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12/4/2013 8:25:00 AM
Many lives of David Link make for fascinating, inspiring reading
This is the cover of
This is the cover of "Camerado, I Give You My Hand" by Maura Poston Zagrans.
Catholic News Service


In "Camerado, I Give You My Hand," readers gain the acquaintance of a visionary law school dean, a prison minister transforming inmates' lives, a man striving against the odds to provide shelter for the homeless, and a husband, father and grandfather who, a few years after his much loved wife died, became a Catholic priest.

Is this a book, then, about four people? No, it is about one man, David Link, dean emeritus of the University of Notre Dame's Law School. Prisoners at Indiana State Prison in Michigan City know him as Father Link or "brother."

Surely, to simplify her writer's life, Maura Poston Zagrans might have chosen less complex subjects than Father Link. Surely, too, readers will welcome her decision to write this admiring volume about a man she found inspiring -- someone likely to inspire others too.

"Father Dave's work can best be described as the construction of bridges by which those who are huddled at the suffering end of life are able to step across the divide," Zagrans writes.

His "camerados" -- individuals described as "more than friends but less than dependents" -- are people who, aided by the "mortar of friendship and compassion," are enabled "to strike out on better, truer, more purposeful life paths."

Father Link learned "that simple human connection often resuscitates hope in those who have given up" on themselves and their world. Her book, Zagrans says, is a story about one man's compassion.

I found the book timely in light of Pope Francis' continued emphasis on the importance of caring for wounded people, walking with them, accompanying them.

Zagrans had the challenging task of writing, on the one hand, about a priest and his ministry, while directing due attention to his 45-year marriage to Barbara. She inspired him in ways not to be underestimated. He tells Zagrans:

"Barbara made me realize that I had the power to make a difference. I learned from her that I could do something about the poor. The homeless. The prisoners. She gave me a whole new perspective on how to teach law."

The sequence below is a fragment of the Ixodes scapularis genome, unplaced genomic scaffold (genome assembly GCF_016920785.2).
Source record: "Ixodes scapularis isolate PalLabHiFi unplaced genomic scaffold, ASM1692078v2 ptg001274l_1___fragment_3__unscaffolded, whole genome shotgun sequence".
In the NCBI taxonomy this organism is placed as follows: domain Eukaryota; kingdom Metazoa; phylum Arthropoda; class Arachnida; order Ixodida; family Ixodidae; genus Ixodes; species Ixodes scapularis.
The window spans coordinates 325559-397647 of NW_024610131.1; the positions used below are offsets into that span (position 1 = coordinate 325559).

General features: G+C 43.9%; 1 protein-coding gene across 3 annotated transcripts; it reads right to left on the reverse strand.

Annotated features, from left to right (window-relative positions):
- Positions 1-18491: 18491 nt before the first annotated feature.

Even today, Father Link thinks of Barbara as "an inspirational guide from her new vantage point."

Father Link spent 30 years in the academic world, where his lifelong inclination to serve others came into clear view. A former student said this law professor "wasn't just teaching us stuff so that we could learn it. He was teaching it to us so that we could help solve problems."

As law school dean, Link approached "the law as a healing profession." This philosophy, Zagrans reports, "set Notre Dame apart from other law schools" and became "the framework by which Notre Dame educated cutting-edge, effective, ethical attorneys."

The great demands of a law school occupied Link during the day. But evenings often found him putting his energies and imagination to work with equal vigor in the larger community. Who would have thought that his idea to purchase a dilapidated building "and turn it into a state-of-the-art homeless center" could succeed?

"Dave had a vision of a transformative experience for the homeless that would resolve the core problem of isolation that this population faces," Zagrans explains. Ultimately, the Center for the Homeless in South Bend, Ind., gave concrete form to that vision.

Providing a roof over their heads for homeless people was an obvious goal of the center. But "helping people break the cycle of homelessness" was a central concern too.

"Camerado, I Give You My Hand" tells many stories about the multifaceted ways David Link has served wounded people. Father Link's prison ministry, however, forms the book's core.

"His work with the homeless of South Bend served as an apprenticeship for his prison ministry," Zagrans comments. In Father Link many prisoners meet the first person to ever believe in them or speak with them about their personal destiny and worth.

Zagrans tells of a prisoner who credits Father Link "with helping him grow up, be a man and put his life into perspective." Another said: "He has helped me to have confidence in myself. We've developed a connection. I share everything with him."

Yet another prisoner explained that "this is not a job" for Father Link. "It's a calling. He really cares about us."

Not surprisingly, Father Link possesses strong convictions about the prison system. His detailed "Crime Peace Plan," included in Zagrans' book, calls for changing "the system from punishment to healing."

He envisions jails and prisons "concerned with the diagnosis of and treatment for the social illnesses that have brought each person to incarceration."

Father Link believes the men he works with at the prison are not there "because they fell into the cracks of society." Instead, "these people were born in the cracks."

He regards them not as inmates but residents. "They are not felons; they are former felons." He calls them "brothers."







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